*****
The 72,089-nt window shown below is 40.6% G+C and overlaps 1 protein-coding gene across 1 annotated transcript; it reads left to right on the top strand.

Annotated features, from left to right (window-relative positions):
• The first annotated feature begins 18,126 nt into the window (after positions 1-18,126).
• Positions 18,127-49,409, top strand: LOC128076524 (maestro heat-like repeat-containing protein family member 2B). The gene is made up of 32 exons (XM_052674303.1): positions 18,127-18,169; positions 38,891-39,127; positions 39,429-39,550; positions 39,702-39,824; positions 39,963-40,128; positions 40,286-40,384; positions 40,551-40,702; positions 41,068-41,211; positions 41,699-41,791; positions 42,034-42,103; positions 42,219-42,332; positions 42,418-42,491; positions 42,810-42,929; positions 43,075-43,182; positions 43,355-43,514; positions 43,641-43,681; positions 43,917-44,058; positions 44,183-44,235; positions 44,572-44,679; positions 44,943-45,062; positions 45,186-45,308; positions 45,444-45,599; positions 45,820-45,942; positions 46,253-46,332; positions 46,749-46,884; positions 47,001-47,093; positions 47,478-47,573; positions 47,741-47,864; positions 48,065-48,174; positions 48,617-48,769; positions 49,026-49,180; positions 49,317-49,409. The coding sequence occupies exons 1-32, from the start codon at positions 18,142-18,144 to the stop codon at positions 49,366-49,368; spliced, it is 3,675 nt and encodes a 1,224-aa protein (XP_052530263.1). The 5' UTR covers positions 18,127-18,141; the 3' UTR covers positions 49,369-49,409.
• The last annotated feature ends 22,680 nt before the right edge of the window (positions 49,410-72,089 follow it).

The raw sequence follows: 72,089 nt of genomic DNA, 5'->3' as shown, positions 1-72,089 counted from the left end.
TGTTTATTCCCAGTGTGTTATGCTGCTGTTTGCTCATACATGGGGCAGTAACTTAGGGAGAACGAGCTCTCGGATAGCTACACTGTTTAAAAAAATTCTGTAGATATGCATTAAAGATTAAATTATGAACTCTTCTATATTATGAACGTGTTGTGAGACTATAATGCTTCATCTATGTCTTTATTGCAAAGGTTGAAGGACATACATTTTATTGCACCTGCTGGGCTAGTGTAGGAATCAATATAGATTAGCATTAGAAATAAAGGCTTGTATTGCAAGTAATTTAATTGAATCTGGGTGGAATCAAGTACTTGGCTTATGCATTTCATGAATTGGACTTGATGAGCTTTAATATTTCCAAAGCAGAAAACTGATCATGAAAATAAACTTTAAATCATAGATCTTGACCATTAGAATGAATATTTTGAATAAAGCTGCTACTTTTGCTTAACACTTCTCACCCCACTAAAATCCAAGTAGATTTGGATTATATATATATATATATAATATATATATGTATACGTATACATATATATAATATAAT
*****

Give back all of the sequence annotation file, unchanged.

The 72,089-nt window shown below is 40.6% G+C and overlaps 1 protein-coding gene across 1 annotated transcript; it reads left to right on the top strand.

Annotated features, from left to right (window-relative positions):
• The first annotated feature begins 18,126 nt into the window (after positions 1-18,126).
• Positions 18,127-49,409, top strand: LOC128076524 (maestro heat-like repeat-containing protein family member 2B). The gene is made up of 32 exons (XM_052674303.1): positions 18,127-18,169; positions 38,891-39,127; positions 39,429-39,550; positions 39,702-39,824; positions 39,963-40,128; positions 40,286-40,384; positions 40,551-40,702; positions 41,068-41,211; positions 41,699-41,791; positions 42,034-42,103; positions 42,219-42,332; positions 42,418-42,491; positions 42,810-42,929; positions 43,075-43,182; positions 43,355-43,514; positions 43,641-43,681; positions 43,917-44,058; positions 44,183-44,235; positions 44,572-44,679; positions 44,943-45,062; positions 45,186-45,308; positions 45,444-45,599; positions 45,820-45,942; positions 46,253-46,332; positions 46,749-46,884; positions 47,001-47,093; positions 47,478-47,573; positions 47,741-47,864; positions 48,065-48,174; positions 48,617-48,769; positions 49,026-49,180; positions 49,317-49,409. The coding sequence occupies exons 1-32, from the start codon at positions 18,142-18,144 to the stop codon at positions 49,366-49,368; spliced, it is 3,675 nt and encodes a 1,224-aa protein (XP_052530263.1). The 5' UTR covers positions 18,127-18,141; the 3' UTR covers positions 49,369-49,409.
• The last annotated feature ends 22,680 nt before the right edge of the window (positions 49,410-72,089 follow it).

The raw sequence follows: 72,089 nt of genomic DNA, 5'->3' as shown, positions 1-72,089 counted from the left end.
TGTTTATTCCCAGTGTGTTATGCTGCTGTTTGCTCATACATGGGGCAGTAACTTAGGGAGAACGAGCTCTCGGATAGCTACACTGTTTAAAAAAATTCTGTAGATATGCATTAAAGATTAAATTATGAACTCTTCTATATTATGAACGTGTTGTGAGACTATAATGCTTCATCTATGTCTTTATTGCAAAGGTTGAAGGACATACATTTTATTGCACCTGCTGGGCTAGTGTAGGAATCAATATAGATTAGCATTAGAAATAAAGGCTTGTATTGCAAGTAATTTAATTGAATCTGGGTGGAATCAAGTACTTGGCTTATGCATTTCATGAATTGGACTTGATGAGCTTTAATATTTCCAAAGCAGAAAACTGATCATGAAAATAAACTTTAAATCATAGATCTTGACCATTAGAATGAATATTTTGAATAAAGCTGCTACTTTTGCTTAACACTTCTCACCCCACTAAAATCCAAGTAGATTTGGATTATATATATATATATATAATATATATATGTATACGTATACATATATATAATATAAT